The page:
Ness-essary innovation

Published:  31 August, 2006

The unique shopping patterns of people in the Highlands has helped ensure Eastgate shopping centre in Inverness has bucked the trend in the current tough retail climate.

While many retailers up and down the UK have found trading difficult over recent months, tenants at Eastgate are still thriving. So much so, in fact, that retailers have reported sales growth in June to be as high as 46 per cent.

Centre manager Jackie Cuddy, who joined the team nearly two years ago, says: "I think it's the area - the catchment and the tourists. It's a really, really different retail environment. Where everyone else dips we dip, but not as much. June was a strong month here.

"The way people shop up here is fascinating. Inverness is a city now but it's almost like a local shopping centre as much as a regional shopping centre. People who come here come to shop, so the quality of customers is very good. The number of shops they visit when they're here and the amount of money spent is very good. People come over from the islands two or three times a year to buy a whole season's shopping."

As a result, the centre is to trial a hugely innovative marketing strategy in October whereby, with about a dozen retailers, including the Early Learning Centre and Laura Ashley, they will go on the road for a fortnight with a huge stock to sell to Skye and Stornoway in the first week and Wick and Thurso in the second.

"In the past we've gone out and done fashion shows, but Debenhams and Marks & Spencer go out and hire out a community centre and sell," says Cuddy. "There's no glitz and glamour to it at all. We have to get as much out as we can and stock it high, but people love it. They use the toilets to try things on and Debenhams say they get a lot of cardholders out of it.

"We're learning the demographics of the area from Debenhams, so we'll know what to take."

Eastgate shopping centre, which was built in 1983 by Royal Sun Alliance on derelict land with M&S as the anchor store, was extended in 2003 in order to accommodate the rise in demand for larger units. The extension, which saw the number of units almost double from 34 to 64, meant the centre had to build a bridge link to the other side of the road where the extension was again built on derelict land. The listed building where Laura Ashley and Pizza Express are housed was taken down stone by stone, with each brick numbered, and rebuilt the other way around, and Falcon Square was developed as an outdoor public space. A variety of new retailers, including Zara, which Cuddy highlights as a key opening, joined the scheme, while Monsoon and Claire's Accessories moved to make use of the new larger units,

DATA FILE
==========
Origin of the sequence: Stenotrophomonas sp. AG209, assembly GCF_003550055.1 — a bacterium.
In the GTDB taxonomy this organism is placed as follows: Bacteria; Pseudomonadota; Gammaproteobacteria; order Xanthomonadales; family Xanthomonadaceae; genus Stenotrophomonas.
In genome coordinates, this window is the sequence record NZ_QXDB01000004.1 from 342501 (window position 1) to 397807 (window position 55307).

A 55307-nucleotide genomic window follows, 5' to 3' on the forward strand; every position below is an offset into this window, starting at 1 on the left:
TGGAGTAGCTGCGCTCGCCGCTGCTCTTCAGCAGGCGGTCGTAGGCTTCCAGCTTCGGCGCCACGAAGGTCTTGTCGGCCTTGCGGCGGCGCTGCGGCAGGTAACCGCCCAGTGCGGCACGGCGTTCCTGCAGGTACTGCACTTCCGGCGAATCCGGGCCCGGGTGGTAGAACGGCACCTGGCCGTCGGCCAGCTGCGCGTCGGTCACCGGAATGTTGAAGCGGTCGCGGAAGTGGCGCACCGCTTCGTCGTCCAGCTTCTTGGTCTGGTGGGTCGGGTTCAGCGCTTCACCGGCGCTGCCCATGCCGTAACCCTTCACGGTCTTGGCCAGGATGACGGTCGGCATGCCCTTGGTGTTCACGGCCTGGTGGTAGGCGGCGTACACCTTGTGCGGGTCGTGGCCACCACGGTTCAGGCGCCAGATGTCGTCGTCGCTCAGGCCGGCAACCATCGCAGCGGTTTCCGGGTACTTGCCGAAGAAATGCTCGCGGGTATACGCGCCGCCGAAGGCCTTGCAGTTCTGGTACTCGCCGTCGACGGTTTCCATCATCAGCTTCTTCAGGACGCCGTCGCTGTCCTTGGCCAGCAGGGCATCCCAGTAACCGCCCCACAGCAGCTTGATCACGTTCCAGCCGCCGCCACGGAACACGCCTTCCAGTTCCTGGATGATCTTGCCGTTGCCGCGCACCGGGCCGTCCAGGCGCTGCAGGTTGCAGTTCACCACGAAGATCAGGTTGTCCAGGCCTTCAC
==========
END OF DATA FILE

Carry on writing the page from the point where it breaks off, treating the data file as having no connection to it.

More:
The bridge link, which caused endless problems for the developers, eventually won the Outstanding Performance and Quality in Development on the Ground award at the Scottish Awards for Quality and Planning.

Currently there are plans afoot to make more of Falcon Square and to even build a cafe.

"It's an area crying out to have some kind of siting to make people stay," says Cuddy, who is on the board of Inverness City Centre Management and the Chamber of Commerce. "At the moment people pass though it. On the other side is the Old Town with independent shops and at the moment Falcon Square is a barrier between the two, but we want to make it into a hub that joins things together. We're starting to look at that now.

"We're looking at the possibility of making it a vibrant area. Maybe we could achieve that by putting in a food offer or a cafe, because you do get a lot of tourists in Inverness."

Meanwhile, inside the centre, there are six vacant units though there is interest from various retailers wanting to come to the city. Recent lettings have included T-Mobile and O'Briens, which are assisting the centre in moving forward in the right direction.

Cuddy says: "It's been a very fashion-led scheme to start with so we're looking to complement what's there already.

"I think it would be good and it would work very well if we attracted a very good home retailer."

Ross Wilkie of Cushman & Wakefield added: "Demand remains strong for Eastgate shopping centre and Inverness in general, which has the largest shopping catchment area in Europe at 10,000 square miles."

Cuddy's other area of interest is to make more of the opportunities presented by commercialisation. The centre has identified seven or eight spots for RMUs, from which some retailers are already trading, and about the same number of sites for promotions.


=== vital statistics ===

eastgate shopping centre

Owner: Grosvenor

Managing agent: CBRE

Footfall: 9m

Inverness population: 70,000

Total catchment: 525,700

GLA: 410,000 sq ft

Anchor stores: M&S and Debenhams

Car parking spaces: 1,350


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